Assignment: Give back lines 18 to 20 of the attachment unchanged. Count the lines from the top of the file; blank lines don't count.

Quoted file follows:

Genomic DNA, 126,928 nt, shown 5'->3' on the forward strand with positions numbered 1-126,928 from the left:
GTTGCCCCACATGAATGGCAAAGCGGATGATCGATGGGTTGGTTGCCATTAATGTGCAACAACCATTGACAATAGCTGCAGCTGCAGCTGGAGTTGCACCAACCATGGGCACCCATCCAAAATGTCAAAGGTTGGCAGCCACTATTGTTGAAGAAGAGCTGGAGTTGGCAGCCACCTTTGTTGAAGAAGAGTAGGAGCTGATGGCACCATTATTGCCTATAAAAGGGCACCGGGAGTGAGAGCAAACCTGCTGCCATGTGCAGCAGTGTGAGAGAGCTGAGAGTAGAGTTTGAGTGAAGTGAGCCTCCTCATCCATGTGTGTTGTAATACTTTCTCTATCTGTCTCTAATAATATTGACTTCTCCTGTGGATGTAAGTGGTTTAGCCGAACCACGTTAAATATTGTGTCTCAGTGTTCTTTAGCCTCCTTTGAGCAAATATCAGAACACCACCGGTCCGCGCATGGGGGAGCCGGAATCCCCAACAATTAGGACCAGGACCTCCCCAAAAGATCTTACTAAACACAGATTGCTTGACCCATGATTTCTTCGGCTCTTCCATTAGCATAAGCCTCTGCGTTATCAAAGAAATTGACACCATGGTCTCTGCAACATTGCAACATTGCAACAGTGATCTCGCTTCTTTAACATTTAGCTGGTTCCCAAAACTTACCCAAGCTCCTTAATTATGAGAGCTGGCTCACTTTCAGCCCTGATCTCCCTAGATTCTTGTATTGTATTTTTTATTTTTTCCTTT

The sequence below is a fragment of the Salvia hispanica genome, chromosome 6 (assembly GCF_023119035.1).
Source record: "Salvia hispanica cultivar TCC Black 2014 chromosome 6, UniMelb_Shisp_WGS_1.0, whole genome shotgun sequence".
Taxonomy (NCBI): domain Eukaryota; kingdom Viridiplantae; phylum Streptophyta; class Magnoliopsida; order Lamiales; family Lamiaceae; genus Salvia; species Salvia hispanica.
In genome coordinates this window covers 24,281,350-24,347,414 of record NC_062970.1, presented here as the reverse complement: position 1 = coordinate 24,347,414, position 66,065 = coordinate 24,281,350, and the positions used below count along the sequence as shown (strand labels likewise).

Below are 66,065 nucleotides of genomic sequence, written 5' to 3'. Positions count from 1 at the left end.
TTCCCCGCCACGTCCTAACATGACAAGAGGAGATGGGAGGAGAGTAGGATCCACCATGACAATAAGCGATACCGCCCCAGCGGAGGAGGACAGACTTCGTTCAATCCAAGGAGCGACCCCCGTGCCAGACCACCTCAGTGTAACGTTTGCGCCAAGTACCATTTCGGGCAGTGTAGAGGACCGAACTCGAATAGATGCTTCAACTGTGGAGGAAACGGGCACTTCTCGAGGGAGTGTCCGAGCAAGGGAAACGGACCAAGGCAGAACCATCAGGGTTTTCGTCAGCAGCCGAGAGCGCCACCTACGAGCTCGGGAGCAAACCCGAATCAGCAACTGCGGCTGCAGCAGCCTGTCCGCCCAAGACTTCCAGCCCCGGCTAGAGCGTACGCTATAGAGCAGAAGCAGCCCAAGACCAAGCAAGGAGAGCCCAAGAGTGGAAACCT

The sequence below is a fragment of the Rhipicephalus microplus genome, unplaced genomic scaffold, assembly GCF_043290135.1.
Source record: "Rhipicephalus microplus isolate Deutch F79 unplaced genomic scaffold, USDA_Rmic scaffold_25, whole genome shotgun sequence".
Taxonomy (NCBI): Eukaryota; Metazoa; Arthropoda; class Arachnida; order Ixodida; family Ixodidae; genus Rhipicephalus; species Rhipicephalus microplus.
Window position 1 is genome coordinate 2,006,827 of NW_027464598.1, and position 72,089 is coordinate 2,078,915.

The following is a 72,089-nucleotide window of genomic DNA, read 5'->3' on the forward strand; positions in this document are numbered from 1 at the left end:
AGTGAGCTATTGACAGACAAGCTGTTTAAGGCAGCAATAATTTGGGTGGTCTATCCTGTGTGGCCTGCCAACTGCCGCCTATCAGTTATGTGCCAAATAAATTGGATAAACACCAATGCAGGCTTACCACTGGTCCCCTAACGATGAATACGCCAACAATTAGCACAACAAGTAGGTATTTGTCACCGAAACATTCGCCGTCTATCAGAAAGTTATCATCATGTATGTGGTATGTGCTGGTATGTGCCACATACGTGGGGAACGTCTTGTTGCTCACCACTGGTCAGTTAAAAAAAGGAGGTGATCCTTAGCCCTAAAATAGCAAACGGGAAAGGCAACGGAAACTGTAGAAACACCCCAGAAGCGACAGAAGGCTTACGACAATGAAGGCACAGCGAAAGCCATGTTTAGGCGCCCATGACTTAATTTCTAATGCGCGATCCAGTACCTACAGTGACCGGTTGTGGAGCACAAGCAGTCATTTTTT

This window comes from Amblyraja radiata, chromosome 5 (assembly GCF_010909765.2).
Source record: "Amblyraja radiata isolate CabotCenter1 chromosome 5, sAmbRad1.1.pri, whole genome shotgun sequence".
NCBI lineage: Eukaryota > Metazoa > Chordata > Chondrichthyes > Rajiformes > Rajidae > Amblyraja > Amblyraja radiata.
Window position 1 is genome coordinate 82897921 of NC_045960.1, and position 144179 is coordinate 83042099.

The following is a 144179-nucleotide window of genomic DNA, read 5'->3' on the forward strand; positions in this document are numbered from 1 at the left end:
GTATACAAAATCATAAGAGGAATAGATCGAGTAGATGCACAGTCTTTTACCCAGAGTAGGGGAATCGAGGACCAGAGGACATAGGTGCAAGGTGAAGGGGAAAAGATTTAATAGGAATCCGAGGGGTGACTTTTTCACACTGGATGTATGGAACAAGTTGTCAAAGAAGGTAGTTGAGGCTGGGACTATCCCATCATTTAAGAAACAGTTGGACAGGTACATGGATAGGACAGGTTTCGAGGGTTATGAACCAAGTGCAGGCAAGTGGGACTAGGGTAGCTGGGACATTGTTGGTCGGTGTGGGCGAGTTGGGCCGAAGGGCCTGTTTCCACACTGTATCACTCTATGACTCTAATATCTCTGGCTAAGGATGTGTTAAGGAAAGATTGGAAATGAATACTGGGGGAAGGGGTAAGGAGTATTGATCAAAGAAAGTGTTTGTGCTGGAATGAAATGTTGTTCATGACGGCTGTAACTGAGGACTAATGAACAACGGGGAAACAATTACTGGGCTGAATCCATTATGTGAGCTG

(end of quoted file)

Window position 1 is genome coordinate 82897921 of NC_045960.1, and position 144179 is coordinate 83042099.

The following is a 144179-nucleotide window of genomic DNA, read 5'->3' on the forward strand; positions in this document are numbered from 1 at the left end:
GTATACAAAATCATAAGAGGAATAGATCGAGTAGATGCACAGTCTTTTACCCAGAGTAGGGGAATCGAGGACCAGAGGACATAGGTGCAAGGTGAAGGGGAAAAGATTTAATAGGAATCCGAGGGGTGACTTTTTCACACTGGATGTATGGAACAAGTTGTCAAAGAAGGTAGTTGAGGCTGGGACTATCCCATCATTTAAGAAACAGTTGGACAGGTACATGGATAGGACAGGTTTCGAGGGTTATGAACCAAGTGCAGGCAAGTGGGACTAGGGTAGCTGGGACATTGTTGGTCGGTGTGGGCGAGTTGGGCCGAAGGGCCTGTTTCCACACTGTATCACTCTATGACTCTAATATCTCTGGCTAAGGATGTGTTAAGGAAAGATTGGAAATGAATACTGGGGGAAGGGGTAAGGAGTATTGATCAAAGAAAGTGTTTGTGCTGGAATGAAATGTTGTTCATGACGGCTGTAACTGAGGACTAATGAACAACGGGGAAACAATTACTGGGCTGAATCCATTATGTGAGCTG